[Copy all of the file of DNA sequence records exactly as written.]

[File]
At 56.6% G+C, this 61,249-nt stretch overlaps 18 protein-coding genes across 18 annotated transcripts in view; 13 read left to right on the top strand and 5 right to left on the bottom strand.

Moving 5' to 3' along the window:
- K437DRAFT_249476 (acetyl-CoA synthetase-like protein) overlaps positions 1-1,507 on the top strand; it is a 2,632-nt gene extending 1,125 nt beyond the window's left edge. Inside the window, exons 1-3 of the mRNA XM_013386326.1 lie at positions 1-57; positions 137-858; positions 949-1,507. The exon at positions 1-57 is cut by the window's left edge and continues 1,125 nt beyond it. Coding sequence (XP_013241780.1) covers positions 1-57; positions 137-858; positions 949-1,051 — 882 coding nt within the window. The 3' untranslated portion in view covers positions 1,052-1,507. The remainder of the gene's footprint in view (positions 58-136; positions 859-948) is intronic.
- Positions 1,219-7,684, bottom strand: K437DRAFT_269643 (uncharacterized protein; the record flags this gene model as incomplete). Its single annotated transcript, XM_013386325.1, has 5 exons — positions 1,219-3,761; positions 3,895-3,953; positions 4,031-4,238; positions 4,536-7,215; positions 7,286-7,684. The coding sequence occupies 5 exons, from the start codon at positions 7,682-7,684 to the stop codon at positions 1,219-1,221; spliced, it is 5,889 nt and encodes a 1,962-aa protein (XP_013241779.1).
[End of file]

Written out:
At 56.6% G+C, this 61,249-nt stretch overlaps 18 protein-coding genes across 18 annotated transcripts in view; 13 read left to right on the top strand and 5 right to left on the bottom strand.

Moving 5' to 3' along the window:
- K437DRAFT_249476 (acetyl-CoA synthetase-like protein) overlaps positions 1-1,507 on the top strand; it is a 2,632-nt gene extending 1,125 nt beyond the window's left edge. Inside the window, exons 1-3 of the mRNA XM_013386326.1 lie at positions 1-57; positions 137-858; positions 949-1,507. The exon at positions 1-57 is cut by the window's left edge and continues 1,125 nt beyond it. Coding sequence (XP_013241780.1) covers positions 1-57; positions 137-858; positions 949-1,051 — 882 coding nt within the window. The 3' untranslated portion in view covers positions 1,052-1,507. The remainder of the gene's footprint in view (positions 58-136; positions 859-948) is intronic.
- Positions 1,219-7,684, bottom strand: K437DRAFT_269643 (uncharacterized protein; the record flags this gene model as incomplete). Its single annotated transcript, XM_013386325.1, has 5 exons — positions 1,219-3,761; positions 3,895-3,953; positions 4,031-4,238; positions 4,536-7,215; positions 7,286-7,684. The coding sequence occupies 5 exons, from the start codon at positions 7,682-7,684 to the stop codon at positions 1,219-1,221; spliced, it is 5,889 nt and encodes a 1,962-aa protein (XP_013241779.1).